W hile most Americans
will be sitting down to a relaxing turkey dinner on Thanksgiving,
the five person team from International Bird Rescue Research
Center (IBRRC) (www.ibrrc.org) based
in California will be spending the day caring for and washing
the hundreds of birds that have been rescued from the Prestige
oil spill in Spain. With conditions expecting to worsen, its
highly likely they may be doing the same Christmas Day and
As oil spills seem to be becoming ever more frequent,
and the public demanding help for the animals, the need to
train other countries in the proper procedures of caring for
and rehabilitating oiled birds has become more important then
ever before. The IBRRC team, considered experts in this field,
has been spending less and less time at home. In fact, the
team may have given the term jet-setters new meaning.
In the past year the countries in which IBRRC staff has worked
include China, Ireland, Australia, Africa, India, Belgium,
the Netherlands, Italy, France, Germany and the Galapagos
Islands. However, their lifestyle is far from glamorous.
Jay Holcomb, Director of IBRRC, and a veteran
of over 100 spills, is considered the worlds expert
on the rehabilitation of oiled birds. He and his team typically
have only a matter of hours to pack a bag and head to a spill
somewhere in the world, with no idea when they will return.
When they land, whatever the time zone, they hit the ground
running and 18-hour workdays are not uncommon.
Many countries have no facilities to handle the
animals who are victims of an oil spill, so most often rehabilitation
centers have to be constructed from nothing. Hot water, pools
for the birds, electricity to keep the birds warm and dry
them after washing, hoses and nozzles, medical supplies,
food, fish, and most importantly, volunteers, all have to
for, many times in very adverse conditions. Dawn
dishwashing liquid (www.saveaduck.com), which is used
to wash the oil from the birds feathers, is donated
and sent by the caseload from Procter and Gamble. IBRRCs
Alaska representative, Barbara Callahan a native of Alaska
and veteran of the Exxon Valdez spill and many others, heads
up the task of procuring the supplies and getting them
The team, which has been in Spain for a week now
(since 11/18), works with the International Fund for Animal
Welfare (IFAW) (www.ifaw.org)
on international spills. Most often, if not for the partnership
IBRRC shares with IFAW, and their funding and logistical support,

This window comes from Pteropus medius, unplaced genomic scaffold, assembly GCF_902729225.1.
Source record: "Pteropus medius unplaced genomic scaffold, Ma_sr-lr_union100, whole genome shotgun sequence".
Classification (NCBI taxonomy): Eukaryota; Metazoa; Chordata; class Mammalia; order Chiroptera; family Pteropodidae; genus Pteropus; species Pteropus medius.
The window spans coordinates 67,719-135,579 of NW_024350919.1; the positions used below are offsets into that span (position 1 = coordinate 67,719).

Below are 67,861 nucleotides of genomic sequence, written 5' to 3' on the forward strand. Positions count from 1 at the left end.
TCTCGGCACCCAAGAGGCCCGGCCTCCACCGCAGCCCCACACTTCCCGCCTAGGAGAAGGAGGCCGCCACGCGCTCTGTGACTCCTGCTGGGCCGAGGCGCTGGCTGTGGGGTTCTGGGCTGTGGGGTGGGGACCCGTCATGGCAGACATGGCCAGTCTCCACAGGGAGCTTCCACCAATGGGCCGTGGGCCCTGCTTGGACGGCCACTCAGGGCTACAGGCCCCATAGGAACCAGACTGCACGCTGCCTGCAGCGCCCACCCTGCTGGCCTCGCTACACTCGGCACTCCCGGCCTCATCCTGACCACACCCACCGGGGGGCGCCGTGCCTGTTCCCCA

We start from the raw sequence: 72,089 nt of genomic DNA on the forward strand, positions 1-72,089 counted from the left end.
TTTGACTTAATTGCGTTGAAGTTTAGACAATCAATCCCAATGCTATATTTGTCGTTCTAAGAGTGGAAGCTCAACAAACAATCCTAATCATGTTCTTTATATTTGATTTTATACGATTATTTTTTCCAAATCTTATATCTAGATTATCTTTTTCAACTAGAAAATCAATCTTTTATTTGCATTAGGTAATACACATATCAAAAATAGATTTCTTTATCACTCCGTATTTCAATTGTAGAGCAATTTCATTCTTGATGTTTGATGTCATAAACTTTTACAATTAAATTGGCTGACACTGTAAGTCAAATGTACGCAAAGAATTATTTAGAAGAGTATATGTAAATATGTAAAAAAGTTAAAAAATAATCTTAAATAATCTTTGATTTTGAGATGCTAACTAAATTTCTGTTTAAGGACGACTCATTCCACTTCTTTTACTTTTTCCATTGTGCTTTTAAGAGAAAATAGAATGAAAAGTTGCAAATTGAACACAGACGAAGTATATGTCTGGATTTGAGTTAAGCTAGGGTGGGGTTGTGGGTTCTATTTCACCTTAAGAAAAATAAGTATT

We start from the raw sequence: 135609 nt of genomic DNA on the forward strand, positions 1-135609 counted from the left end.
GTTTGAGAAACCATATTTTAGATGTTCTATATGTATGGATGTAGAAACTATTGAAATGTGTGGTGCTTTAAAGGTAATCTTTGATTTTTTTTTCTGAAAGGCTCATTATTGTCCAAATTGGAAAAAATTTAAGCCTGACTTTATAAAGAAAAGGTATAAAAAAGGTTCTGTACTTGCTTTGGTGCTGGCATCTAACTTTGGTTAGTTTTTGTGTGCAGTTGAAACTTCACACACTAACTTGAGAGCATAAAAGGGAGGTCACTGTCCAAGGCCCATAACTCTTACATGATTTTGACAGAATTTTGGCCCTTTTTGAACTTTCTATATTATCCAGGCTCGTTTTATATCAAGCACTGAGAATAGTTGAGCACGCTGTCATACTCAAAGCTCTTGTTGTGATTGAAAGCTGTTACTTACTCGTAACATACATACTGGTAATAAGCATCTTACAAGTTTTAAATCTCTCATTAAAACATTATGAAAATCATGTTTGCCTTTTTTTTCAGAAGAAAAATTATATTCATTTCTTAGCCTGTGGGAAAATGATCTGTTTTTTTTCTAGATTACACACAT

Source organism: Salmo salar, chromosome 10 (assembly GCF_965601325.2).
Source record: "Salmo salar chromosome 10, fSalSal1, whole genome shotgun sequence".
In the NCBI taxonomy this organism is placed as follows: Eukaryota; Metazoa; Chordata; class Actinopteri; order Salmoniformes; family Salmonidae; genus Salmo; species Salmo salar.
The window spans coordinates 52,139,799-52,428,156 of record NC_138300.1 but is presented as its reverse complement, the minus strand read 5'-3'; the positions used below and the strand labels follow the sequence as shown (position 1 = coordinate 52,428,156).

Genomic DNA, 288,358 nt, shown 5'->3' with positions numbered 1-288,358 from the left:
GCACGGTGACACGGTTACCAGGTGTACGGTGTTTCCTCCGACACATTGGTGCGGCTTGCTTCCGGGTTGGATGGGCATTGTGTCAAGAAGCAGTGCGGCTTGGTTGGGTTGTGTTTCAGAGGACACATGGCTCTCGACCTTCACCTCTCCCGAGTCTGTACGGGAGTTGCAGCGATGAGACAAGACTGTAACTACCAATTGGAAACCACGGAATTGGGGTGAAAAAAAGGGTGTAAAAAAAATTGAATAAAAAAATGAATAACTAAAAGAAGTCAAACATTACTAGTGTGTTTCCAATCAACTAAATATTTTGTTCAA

there would be no money to care for the animals in enough
time to save them. The window for oiled birds is very short;
within a few days of being oiled, some bird species may be
too debilitated to be saved.
Working with Xunta, the local wildlife authority
for the Spanish province of Galicia, a building provided by
the forestry department was turned into a rehabilitation center.
Located in Pontevedra this facility includes a kitchen to
prepare food for the birds, a stabilization room with holding
pens where they are tubed with fluids and nourishment, facilities
for blood tests, a wash and rinse area, and recovery pools.
This center is now almost at capacity. Following discussions
between the IFAW Emergency Relief Team and the Regional Environment
Minister of Galicia, Carlos Del Alamo, who visited the rehab
center on Sunday, plans are now under way to find a much larger
The seas around the coastal islands close to
Pontevedra are a national maritime park and one of the countrys
most important areas for migratory birds and other marine
wildlife. Many seabirds live the majority of their lives
out at sea, and only come ashore to nest. A sad reality is
that we will never see those victims. This includes such species
as the extremely rare and endangered Balearic shearwater.
We are treating one now which arrived in critical condition,
but very few will even make it to the shore, said Jay
Holcomb. Birds currently being cared for include gannets,
scoters, razorbills, puffin, guillemots, gulls, and cormorants.
So far, the number of live birds collected and
brought to the center is more than 350, although the total
number of animals impacted in most large spills is never known.
"We are expecting another 100 birds today, and if the
immense oil slick currently out at sea does hit in a few days
time, we may see much larger numbers of wildlife coming ashore.
We need to be prepared for that possibility," said Holcomb.
"We have received a tremendous response from the
local people and have many volunteers helping. We could not
be doing this work without the cooperation of many organizations
and people, including Xunta, IFAW and the hundreds of local
people who have volunteered their efforts to help the birds
and other wildlife affected by this disaster.
Californias Oiled Wildlife Care Network
for which IBRRC manages two facilities (Cordelia and San Pedro)
is considered the model response and rehabilitation organization
in the world. The OWCN is funded by Office of Spill Prevention
and Response (OSPR) and operated by the University of California
Davis Wildlife Health Center.
Donations may be made on the IBRRC
website (www.ibrrc.org) or my mail to: IBRRC, 4369 Cordelia
Road, Cordelia, CA 94534.
Return to list of
Please DO NOT call our centers for Spain
Office: (831) 622-7588
Nick Jenkins (IFAW ER Team - Pontevedra, Spain) 011 44 7799 883355.
Jennifer Ferguson-Mitchell (IFAW) US Tel: 1 (508) 737-1584; mobile